### Permutations with Repetition

There is a subset of permutations that takes into account that there are double objects or **repetitions** in a permutation problem. In general, repetitions are taken care of by dividing the permutation by the factorial of the number of objects that are identical.

If you look at the word TOOTH, there are 2 O’s in the word. Both O’s are identical, and it does not matter in which order we write these 2 O’s, since they are the same. In other words, if we exchange 'O' for 'O', we still spell TOOTH. The same is true for the T’s, since there are 2 T’s in the word TOOTH as well. In how many ways can we arrange the letters in the word TOOTH?

We must account for the fact that these 2 O’s are identical and that the 2 T’s are identical. We do this using the formula:

\begin{align*}\frac{_nP_r}{x_1! x_2!}\end{align*}, where \begin{align*}x\end{align*} is the number of times a letter is repeated.

\begin{align*}\frac{_nP_r}{x_1! x_2!} &= \frac{_5P_5}{2!2!}\\ \frac{_5P_5}{2!2!} &= \frac{5 \times 4 \times 3 \times 2 \times 1}{2 \times 1 \times 2 \times 1}\\ \frac{_5P_5}{2!2!} &= \frac{120}{4}\\ \frac{_5P_5}{2!2!} &= 30\end{align*}

We can arrange the letters in the word TOOTH in 30 different orders.

#### Rearranging Words

How many different 5-letter arrangements can be formed from the word APPLE?

There are 5 letters in the word APPLE, so \begin{align*}n = 5\end{align*}. We want 5-letter arrangements; therefore, we are choosing 5 objects at a time. In this example, \begin{align*}r = 5\end{align*}, and we are using a word with letters that repeat. In the word APPLE, there are 2 P’s, so \begin{align*}x_1 = 2\end{align*}.

There are 60 5-letter arrangements that can be formed from the word APPLE.

#### Writing Numerals

How many different 6-digit numerals can be written using the following 7 digits? Assume the repeated digits are all used.

3, 3, 4, 4, 4, 5, 6

There are 7 digits, so \begin{align*}n = 7\end{align*}. We want 6-digit arrangements; therefore, we are choosing 6 objects at a time. In this example, \begin{align*}r = 6\end{align*}, and we are using a group of digits with numbers that repeat. In the group of 7 digits (3, 3, 4, 4, 4, 5, 6), there are two 3’s and three 4’s, so \begin{align*}x_1 = 2\end{align*} and \begin{align*}x_2 = 3\end{align*}.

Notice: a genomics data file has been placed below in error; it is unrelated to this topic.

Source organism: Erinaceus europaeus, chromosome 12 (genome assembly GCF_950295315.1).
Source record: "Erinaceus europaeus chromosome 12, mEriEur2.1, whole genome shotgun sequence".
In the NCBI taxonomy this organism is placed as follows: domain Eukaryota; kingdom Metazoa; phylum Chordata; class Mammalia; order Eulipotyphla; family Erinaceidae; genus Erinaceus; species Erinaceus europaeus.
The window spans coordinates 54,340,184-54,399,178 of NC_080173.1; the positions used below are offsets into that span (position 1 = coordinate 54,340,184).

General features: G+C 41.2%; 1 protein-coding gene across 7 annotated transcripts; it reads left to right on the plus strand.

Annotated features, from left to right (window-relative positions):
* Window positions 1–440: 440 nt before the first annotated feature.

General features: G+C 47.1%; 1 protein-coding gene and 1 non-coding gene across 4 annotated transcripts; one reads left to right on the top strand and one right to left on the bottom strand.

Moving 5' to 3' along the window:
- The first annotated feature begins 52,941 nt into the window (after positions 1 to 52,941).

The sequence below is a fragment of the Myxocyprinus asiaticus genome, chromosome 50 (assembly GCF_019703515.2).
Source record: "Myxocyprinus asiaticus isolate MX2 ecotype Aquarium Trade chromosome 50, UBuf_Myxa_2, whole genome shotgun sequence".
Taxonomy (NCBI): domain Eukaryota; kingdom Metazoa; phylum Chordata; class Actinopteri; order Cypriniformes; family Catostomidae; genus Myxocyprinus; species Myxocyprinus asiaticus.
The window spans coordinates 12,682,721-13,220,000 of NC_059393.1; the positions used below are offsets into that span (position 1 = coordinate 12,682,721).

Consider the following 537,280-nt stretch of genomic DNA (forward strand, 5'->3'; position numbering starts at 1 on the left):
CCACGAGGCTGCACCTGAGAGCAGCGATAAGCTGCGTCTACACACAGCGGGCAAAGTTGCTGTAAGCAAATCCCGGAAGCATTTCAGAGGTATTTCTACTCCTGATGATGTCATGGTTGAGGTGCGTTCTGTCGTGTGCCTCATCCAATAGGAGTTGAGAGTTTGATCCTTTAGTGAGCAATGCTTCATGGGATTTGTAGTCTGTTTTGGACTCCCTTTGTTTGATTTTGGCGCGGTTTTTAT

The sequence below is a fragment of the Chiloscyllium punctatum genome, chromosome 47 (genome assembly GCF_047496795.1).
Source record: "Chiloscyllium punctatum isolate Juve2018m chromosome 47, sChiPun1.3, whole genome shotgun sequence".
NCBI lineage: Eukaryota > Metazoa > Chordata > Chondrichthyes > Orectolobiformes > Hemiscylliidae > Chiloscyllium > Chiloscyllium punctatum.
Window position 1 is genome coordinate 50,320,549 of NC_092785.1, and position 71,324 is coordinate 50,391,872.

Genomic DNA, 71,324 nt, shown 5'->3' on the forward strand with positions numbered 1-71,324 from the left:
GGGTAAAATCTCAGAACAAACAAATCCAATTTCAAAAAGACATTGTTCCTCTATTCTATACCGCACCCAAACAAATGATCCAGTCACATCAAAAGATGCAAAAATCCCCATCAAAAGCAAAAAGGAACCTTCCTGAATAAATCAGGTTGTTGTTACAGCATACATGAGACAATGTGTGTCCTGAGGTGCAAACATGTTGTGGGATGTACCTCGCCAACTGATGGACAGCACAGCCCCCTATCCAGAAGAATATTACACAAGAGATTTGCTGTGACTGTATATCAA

There are 420 6-digit numerals that can be written using the 7 digits.

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### Example

#### Example 1

If there are 4 chocolate chip, 2 oatmeal, and 2 double chocolate cookies in a box, in how many different orders is it possible to eat all of these cookies?

There are 8 cookies, so \begin{align*}n = 8\end{align*}. We want to eat all of the cookies; therefore, we are choosing 8 objects at a time. In this example, \begin{align*}r = 8\end{align*}, and we are eating a group of cookies with flavors that repeat. In the group of 8 cookies, there are 4 chocolate chip, 2 oatmeal, and 2 double chocolate cookies, so \begin{align*}x_1 = 4\end{align*}, \begin{align*}x_2 = 2\end{align*}, and \begin{align*}x_3 = 2\end{align*}.

It is possible to eat the cookies in 420 different orders.

### Review

- In how many ways can the letters of the word REFERENCE be arranged?
- In how many ways can the letters of the word MISSISSIPPI be arranged?
- In how many ways can the letters of the word MATHEMATICS be arranged?
- A math test is made up of 15 multiple choice questions. 5 questions have the answer A, 4 have the answer B, 3 have the answer C, 2 have the answer D, and 1 has the answer E. How many answer sheets are possible?
- How many different 5-digit numerals can be written using the following 9 digits? 2, 2, 2, 7, 7, 8, 8, 8, 9
- How many different 4-digit numerals can be written using the following 10 digits? 1, 3, 3, 4, 4, 5, 5, 6, 6, 9
- How many different 6-digit numerals can be written using the following 12 digits? 1, 1, 7, 7, 7, 7, 7, 8, 8, 9, 9, 9
- If there are 4 cans of cola, 3 cans of lemonade, and 5 cans of iced tea in a cooler, in how many orders is it possible to consume these drinks?
- A clothing store has a certain shirt in 4 sizes: small, medium, large, and extra large. If it has 2 small, 3 medium, 6 large, and 2 extra large in stock, in how many orders can it sell all the shirts?
- In question 9, suppose the store decides not to sell the extra large shirts. In how many orders can it sell the remaining shirts?

### Review (Answers)

To view the Review answers, open this PDF file and look for section 2.4.